The same touch sensors that are used in "touch" lamps or some elevator buttons could be used to sense when you touch a car. A car is essentially insulated from the ground by its rubber wheels, so that when you touch it there is a tendency for electric charge to be transferred between the earth and the car through you. That's why you may receive a shock when you touch a car on a cold winter day. Many electronic devices are capable of detecting this charge transfer (in fact, many of them would be damaged by such sudden and large charge transfers). So building a car touch sensor would be easy. Whether there is a commercial product that does this is another matter, and I am not sure of the answer.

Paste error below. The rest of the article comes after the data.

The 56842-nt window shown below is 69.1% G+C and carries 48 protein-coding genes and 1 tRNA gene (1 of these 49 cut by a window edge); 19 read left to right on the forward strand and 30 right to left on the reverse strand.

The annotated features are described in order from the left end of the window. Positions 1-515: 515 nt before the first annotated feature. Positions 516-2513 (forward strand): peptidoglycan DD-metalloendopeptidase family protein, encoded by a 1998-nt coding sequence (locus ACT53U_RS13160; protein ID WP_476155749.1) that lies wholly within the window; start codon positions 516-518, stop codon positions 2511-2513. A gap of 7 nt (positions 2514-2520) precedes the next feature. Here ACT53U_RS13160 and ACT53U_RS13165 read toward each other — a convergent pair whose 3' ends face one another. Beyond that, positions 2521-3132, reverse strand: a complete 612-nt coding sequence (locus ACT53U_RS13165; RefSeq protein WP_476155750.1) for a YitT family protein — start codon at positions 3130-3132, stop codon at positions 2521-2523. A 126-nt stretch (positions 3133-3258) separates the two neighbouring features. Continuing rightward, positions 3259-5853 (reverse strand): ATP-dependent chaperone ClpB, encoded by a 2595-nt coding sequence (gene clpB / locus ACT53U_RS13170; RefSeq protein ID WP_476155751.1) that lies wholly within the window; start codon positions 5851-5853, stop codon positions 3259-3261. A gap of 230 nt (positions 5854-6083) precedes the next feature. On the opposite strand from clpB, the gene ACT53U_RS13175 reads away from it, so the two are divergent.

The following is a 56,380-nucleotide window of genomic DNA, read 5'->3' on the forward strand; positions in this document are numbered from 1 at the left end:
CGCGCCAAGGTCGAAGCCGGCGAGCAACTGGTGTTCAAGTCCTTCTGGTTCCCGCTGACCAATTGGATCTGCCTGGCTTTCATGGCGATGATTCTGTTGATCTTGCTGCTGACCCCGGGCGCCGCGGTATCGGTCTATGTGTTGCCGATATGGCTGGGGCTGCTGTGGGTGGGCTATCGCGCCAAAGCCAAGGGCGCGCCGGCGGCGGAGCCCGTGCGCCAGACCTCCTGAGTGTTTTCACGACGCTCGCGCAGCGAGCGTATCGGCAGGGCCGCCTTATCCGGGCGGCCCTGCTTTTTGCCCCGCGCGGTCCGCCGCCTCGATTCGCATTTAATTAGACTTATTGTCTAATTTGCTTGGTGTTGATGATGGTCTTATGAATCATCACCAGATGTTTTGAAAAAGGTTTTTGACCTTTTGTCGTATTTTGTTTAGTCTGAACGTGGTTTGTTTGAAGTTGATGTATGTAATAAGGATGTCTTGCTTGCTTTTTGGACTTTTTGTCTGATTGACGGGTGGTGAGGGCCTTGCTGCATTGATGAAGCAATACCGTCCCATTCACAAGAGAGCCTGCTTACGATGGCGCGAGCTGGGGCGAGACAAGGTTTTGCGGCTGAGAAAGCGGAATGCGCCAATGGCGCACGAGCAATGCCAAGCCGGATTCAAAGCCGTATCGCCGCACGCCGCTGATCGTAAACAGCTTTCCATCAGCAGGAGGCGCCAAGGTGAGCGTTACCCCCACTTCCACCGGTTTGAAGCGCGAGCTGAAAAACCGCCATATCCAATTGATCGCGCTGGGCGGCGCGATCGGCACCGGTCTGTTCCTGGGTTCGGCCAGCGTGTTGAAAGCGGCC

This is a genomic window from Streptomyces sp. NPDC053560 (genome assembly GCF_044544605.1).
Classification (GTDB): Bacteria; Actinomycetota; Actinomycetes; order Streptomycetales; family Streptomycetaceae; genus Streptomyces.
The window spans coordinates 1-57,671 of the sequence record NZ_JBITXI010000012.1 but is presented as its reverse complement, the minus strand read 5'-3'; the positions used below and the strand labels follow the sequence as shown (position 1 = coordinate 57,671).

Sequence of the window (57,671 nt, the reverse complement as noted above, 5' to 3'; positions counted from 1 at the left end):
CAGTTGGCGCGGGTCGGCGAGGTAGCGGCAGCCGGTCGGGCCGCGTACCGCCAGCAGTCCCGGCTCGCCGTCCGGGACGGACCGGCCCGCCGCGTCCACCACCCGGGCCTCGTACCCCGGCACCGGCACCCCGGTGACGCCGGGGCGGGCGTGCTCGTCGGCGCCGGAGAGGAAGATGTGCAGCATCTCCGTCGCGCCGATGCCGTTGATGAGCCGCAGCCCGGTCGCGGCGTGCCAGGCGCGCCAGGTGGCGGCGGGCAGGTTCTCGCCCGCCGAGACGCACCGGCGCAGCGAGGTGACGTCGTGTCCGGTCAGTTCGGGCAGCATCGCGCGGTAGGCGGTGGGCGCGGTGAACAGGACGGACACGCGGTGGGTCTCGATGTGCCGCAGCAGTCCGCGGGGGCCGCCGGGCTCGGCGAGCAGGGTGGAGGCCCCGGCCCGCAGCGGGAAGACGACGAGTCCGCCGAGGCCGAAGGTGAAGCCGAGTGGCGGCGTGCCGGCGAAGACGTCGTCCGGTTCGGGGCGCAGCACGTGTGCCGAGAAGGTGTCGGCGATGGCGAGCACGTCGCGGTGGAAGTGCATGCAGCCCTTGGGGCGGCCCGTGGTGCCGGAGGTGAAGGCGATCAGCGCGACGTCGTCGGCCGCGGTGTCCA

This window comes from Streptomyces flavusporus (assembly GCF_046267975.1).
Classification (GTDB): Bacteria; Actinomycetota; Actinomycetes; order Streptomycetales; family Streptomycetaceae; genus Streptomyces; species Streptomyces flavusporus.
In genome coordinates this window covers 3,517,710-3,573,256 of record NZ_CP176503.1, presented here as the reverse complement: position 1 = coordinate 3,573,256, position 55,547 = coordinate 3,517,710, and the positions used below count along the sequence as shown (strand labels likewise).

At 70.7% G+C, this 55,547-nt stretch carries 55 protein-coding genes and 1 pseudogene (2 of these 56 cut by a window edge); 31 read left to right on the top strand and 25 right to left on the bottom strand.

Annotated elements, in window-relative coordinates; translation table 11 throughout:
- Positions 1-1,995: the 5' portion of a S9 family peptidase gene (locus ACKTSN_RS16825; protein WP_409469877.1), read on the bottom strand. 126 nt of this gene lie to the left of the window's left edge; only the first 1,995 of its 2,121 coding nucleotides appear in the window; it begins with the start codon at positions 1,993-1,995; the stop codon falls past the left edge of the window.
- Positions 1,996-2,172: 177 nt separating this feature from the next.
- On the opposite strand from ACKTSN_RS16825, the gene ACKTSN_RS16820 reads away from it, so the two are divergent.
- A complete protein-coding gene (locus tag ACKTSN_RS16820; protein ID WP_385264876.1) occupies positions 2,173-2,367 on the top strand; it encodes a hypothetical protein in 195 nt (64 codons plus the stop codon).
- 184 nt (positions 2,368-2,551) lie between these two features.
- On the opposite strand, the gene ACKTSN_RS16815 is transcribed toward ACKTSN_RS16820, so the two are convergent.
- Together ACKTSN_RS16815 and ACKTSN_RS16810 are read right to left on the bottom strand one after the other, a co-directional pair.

Yes. I wouldn't try to detect mechanical contact, because you'd have trouble differentiating between forces exerted on the car by a hand and those exerted on it by sound waves. But you can tell whether a conducting object (such as a person) is near the car by looking at the car's electric properties. If you were to send electric charge on and off the car rapidly with a source of high-frequency alternating current, you would find that the amount of charge that flowed on or off the car during each cycle would change as the person's hand approached the car. That's because the charges on the car would push or pull on charges in the person's hand and the charges in the person's hand would move. In effect, the person's hand would make the car "larger" and it would draw more charge from your current source. Even if the person didn't touch the car, the nearness of the hand and car would change the way current flowed on and off the car. Such a change would be easy to detect with laboratory equipment and could probably be made by cheap consumer equipment, too. The only complications would be in not detecting everything—passing cars for example—and in not damaging the device with static discharges. Still, I think all of that could be done.